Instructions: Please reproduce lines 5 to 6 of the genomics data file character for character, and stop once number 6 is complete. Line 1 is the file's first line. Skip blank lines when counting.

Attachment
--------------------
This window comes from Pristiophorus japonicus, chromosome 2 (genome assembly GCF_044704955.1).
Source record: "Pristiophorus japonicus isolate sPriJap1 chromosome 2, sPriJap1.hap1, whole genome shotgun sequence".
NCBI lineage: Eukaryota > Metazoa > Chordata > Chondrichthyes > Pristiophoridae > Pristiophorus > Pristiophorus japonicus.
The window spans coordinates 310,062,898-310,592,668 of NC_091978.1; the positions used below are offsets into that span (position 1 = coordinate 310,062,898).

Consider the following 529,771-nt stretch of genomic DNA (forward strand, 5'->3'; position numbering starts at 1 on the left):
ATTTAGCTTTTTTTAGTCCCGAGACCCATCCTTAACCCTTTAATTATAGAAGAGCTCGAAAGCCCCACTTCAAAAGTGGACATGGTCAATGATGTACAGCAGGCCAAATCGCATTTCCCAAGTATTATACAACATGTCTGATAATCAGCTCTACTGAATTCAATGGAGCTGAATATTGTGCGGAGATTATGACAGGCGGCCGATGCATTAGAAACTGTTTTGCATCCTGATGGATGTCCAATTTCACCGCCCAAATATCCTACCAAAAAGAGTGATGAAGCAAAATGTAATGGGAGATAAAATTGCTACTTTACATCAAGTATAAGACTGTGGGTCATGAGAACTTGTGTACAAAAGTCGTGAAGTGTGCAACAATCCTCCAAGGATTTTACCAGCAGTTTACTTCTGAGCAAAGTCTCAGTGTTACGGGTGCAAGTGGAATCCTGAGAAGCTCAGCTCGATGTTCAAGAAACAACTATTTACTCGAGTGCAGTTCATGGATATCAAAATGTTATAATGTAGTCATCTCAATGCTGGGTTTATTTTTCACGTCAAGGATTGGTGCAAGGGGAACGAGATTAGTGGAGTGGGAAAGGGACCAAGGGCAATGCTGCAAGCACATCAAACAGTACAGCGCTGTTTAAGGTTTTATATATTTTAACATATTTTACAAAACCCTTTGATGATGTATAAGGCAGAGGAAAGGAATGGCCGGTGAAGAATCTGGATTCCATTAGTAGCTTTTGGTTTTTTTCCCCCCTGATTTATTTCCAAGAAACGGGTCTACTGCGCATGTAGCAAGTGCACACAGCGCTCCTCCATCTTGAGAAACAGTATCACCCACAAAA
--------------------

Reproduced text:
Consider the following 529,771-nt stretch of genomic DNA (forward strand, 5'->3'; position numbering starts at 1 on the left):
ATTTAGCTTTTTTTAGTCCCGAGACCCATCCTTAACCCTTTAATTATAGAAGAGCTCGAAAGCCCCACTTCAAAAGTGGACATGGTCAATGATGTACAGCAGGCCAAATCGCATTTCCCAAGTATTATACAACATGTCTGATAATCAGCTCTACTGAATTCAATGGAGCTGAATATTGTGCGGAGATTATGACAGGCGGCCGATGCATTAGAAACTGTTTTGCATCCTGATGGATGTCCAATTTCACCGCCCAAATATCCTACCAAAAAGAGTGATGAAGCAAAATGTAATGGGAGATAAAATTGCTACTTTACATCAAGTATAAGACTGTGGGTCATGAGAACTTGTGTACAAAAGTCGTGAAGTGTGCAACAATCCTCCAAGGATTTTACCAGCAGTTTACTTCTGAGCAAAGTCTCAGTGTTACGGGTGCAAGTGGAATCCTGAGAAGCTCAGCTCGATGTTCAAGAAACAACTATTTACTCGAGTGCAGTTCATGGATATCAAAATGTTATAATGTAGTCATCTCAATGCTGGGTTTATTTTTCACGTCAAGGATTGGTGCAAGGGGAACGAGATTAGTGGAGTGGGAAAGGGACCAAGGGCAATGCTGCAAGCACATCAAACAGTACAGCGCTGTTTAAGGTTTTATATATTTTAACATATTTTACAAAACCCTTTGATGATGTATAAGGCAGAGGAAAGGAATGGCCGGTGAAGAATCTGGATTCCATTAGTAGCTTTTGGTTTTTTTCCCCCCTGATTTATTTCCAAGAAACGGGTCTACTGCGCATGTAGCAAGTGCACACAGCGCTCCTCCATCTTGAGAAACAGTATCACCCACAAAA